A backpacking bucket can be an extremely versatile addition to your water system in an outdoor survival scenario. Many people might think that a collapsible bucket is an extra nicety and not worth the weight, but for a few ounces folded up to the size of a deck of cards you add a lot of capabilities that you just can’t get with water bottles. Here are 7 great uses for a Backpacking Bucket:
1. Save your Bottles
Your Bug Out Bag may only have a few water bottles. If you use your water bottle before and after filtering obviously some of the non-filtered water will be in your bottle. It might only take a drop of water with bacteria to make you sick. Why take the risk? Save your bottles for drinking water only. (Carry Collapsible Water Bottles for backup or a Nalgene water bottle)
2. Filter Water
Instead of sticking your water filter straight into a lake, pond, or puddle just use your collapsible backpacking bucket to dip water off the top without stirring up mud or silt. You can let the water settle back at camp and run only the cleanest possible water through your filter to save wear. (Further protect your filtration system with coffee filters)
3. Collect Water
Stick it under the edge of a tent, tarp, or any other water runoff and collect water over time. Obviously this is going to much easier with the wide mouth of the bucket than a small water bottle, and it won’t tie up one of your clean water bottles.
The same principle as filtering your water, how clean will you really feel bathing out of a pond or puddle? Fill up your collapsible bucket, let the water settle, and bathe at camp. Maybe even dump in some hot water to the mix and make your clean up especially nice. This would be great for winter.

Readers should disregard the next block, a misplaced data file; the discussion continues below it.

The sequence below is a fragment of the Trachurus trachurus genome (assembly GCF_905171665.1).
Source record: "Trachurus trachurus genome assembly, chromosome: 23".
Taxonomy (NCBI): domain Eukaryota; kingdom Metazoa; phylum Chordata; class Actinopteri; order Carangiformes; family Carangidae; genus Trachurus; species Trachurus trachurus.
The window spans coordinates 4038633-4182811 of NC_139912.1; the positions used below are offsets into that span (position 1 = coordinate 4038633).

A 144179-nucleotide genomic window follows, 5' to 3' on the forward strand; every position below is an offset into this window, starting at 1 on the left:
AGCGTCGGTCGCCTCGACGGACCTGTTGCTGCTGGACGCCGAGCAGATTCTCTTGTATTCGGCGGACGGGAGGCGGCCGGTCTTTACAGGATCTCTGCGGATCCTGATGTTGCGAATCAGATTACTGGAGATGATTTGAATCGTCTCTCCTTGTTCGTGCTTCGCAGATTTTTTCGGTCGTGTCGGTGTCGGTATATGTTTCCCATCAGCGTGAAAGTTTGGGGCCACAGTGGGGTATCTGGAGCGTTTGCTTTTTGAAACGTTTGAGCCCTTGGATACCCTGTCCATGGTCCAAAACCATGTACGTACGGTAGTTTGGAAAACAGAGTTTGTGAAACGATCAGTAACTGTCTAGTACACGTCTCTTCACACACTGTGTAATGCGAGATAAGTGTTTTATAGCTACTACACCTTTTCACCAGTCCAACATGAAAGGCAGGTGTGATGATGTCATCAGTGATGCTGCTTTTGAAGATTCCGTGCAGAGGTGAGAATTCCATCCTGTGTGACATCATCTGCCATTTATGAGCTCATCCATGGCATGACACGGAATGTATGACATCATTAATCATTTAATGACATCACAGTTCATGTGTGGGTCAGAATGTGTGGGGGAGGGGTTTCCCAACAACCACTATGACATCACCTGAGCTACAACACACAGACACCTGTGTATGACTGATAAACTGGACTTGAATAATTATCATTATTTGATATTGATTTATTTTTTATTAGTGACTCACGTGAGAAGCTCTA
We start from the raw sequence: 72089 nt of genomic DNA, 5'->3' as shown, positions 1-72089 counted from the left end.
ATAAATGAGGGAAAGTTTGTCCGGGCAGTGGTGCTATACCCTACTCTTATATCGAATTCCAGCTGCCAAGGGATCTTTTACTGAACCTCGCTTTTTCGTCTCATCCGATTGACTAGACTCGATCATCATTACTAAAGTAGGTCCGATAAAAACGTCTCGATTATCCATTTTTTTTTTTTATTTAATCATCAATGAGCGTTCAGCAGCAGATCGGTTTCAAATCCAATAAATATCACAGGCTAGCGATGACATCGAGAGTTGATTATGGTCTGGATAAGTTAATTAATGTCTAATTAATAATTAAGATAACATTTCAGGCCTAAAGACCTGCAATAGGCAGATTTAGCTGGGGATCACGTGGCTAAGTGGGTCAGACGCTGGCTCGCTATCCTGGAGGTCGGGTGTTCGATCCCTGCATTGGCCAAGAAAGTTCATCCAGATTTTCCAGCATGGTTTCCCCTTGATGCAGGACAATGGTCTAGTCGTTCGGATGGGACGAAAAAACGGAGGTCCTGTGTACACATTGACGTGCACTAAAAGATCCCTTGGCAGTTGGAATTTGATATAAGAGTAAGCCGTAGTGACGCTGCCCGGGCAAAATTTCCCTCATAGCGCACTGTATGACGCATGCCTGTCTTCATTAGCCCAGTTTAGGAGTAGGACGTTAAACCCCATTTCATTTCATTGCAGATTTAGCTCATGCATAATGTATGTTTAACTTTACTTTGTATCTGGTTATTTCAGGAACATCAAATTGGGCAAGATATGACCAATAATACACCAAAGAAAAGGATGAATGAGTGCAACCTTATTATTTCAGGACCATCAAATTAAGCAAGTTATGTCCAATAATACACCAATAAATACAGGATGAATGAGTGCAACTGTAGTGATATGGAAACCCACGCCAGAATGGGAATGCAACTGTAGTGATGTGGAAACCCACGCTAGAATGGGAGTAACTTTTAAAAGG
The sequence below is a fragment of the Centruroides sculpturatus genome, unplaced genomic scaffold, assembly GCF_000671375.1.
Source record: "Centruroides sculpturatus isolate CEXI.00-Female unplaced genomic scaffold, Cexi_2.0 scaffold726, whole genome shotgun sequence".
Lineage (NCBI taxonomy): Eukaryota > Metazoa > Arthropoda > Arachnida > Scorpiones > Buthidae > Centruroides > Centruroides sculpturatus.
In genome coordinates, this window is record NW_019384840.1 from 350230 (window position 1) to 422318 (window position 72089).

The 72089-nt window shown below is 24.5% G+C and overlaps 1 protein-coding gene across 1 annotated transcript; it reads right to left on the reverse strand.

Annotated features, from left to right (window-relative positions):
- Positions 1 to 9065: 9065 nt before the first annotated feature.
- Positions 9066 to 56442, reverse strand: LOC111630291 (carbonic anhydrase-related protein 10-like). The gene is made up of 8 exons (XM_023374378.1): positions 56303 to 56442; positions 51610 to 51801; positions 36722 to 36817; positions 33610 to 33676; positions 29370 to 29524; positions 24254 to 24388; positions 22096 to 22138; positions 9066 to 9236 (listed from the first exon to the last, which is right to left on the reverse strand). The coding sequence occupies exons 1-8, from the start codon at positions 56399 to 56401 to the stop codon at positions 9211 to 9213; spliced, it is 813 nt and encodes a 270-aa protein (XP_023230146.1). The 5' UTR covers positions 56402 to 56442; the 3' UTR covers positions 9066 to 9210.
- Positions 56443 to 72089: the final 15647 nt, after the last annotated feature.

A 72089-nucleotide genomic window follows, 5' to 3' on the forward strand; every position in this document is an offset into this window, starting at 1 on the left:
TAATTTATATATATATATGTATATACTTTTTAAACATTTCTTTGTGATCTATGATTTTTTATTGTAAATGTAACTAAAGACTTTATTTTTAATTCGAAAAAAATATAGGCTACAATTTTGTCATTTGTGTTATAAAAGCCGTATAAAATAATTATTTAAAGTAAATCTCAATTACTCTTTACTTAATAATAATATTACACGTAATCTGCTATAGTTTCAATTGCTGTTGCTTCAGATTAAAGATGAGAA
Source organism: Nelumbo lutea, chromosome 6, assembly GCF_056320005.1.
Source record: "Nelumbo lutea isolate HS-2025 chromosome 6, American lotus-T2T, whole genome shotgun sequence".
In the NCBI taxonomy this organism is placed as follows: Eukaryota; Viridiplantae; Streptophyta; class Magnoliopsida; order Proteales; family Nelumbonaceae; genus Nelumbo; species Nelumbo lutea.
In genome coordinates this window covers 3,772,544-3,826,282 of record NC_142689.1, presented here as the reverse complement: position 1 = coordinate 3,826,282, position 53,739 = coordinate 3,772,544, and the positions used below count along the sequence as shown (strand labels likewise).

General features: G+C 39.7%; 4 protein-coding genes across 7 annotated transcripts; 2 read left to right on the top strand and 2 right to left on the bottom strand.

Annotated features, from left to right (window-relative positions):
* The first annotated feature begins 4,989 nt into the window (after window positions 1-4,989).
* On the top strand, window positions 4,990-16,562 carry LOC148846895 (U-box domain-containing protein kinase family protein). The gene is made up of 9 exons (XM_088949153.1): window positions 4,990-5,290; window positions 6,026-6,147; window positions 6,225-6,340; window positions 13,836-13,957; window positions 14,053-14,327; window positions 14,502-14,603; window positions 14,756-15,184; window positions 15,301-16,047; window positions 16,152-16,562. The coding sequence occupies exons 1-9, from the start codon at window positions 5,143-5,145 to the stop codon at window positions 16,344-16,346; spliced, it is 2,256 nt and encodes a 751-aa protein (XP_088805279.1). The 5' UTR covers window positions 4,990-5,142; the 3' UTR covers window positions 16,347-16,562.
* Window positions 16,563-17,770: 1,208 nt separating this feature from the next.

Fill your backpacking bucket with clean top water from your source and add soap. In a pond or stream if you use soap it is going to wash away pretty quickly, but not in your bucket. Again, adding hot water only makes things better.
Doing dishes in your camp out of a bucket is going to be a lot nicer than having to bend over a stream or pond the whole time. Once again: hot water possibilities.
Having some extra water around in case your fire gets out of hand is always a good idea. You can’t just go wasting important drinking water on burning brush.
Get Heavy Duty
Some collapsible buckets have plastic rings around the top and bottom, they are usually cheaper but will not collapse as small because the rim isn’t supposed to bend. Spend a few extra bucks and get a sturdy one (think heavy duty dry bag) that doesn’t require rings and will fold up small.
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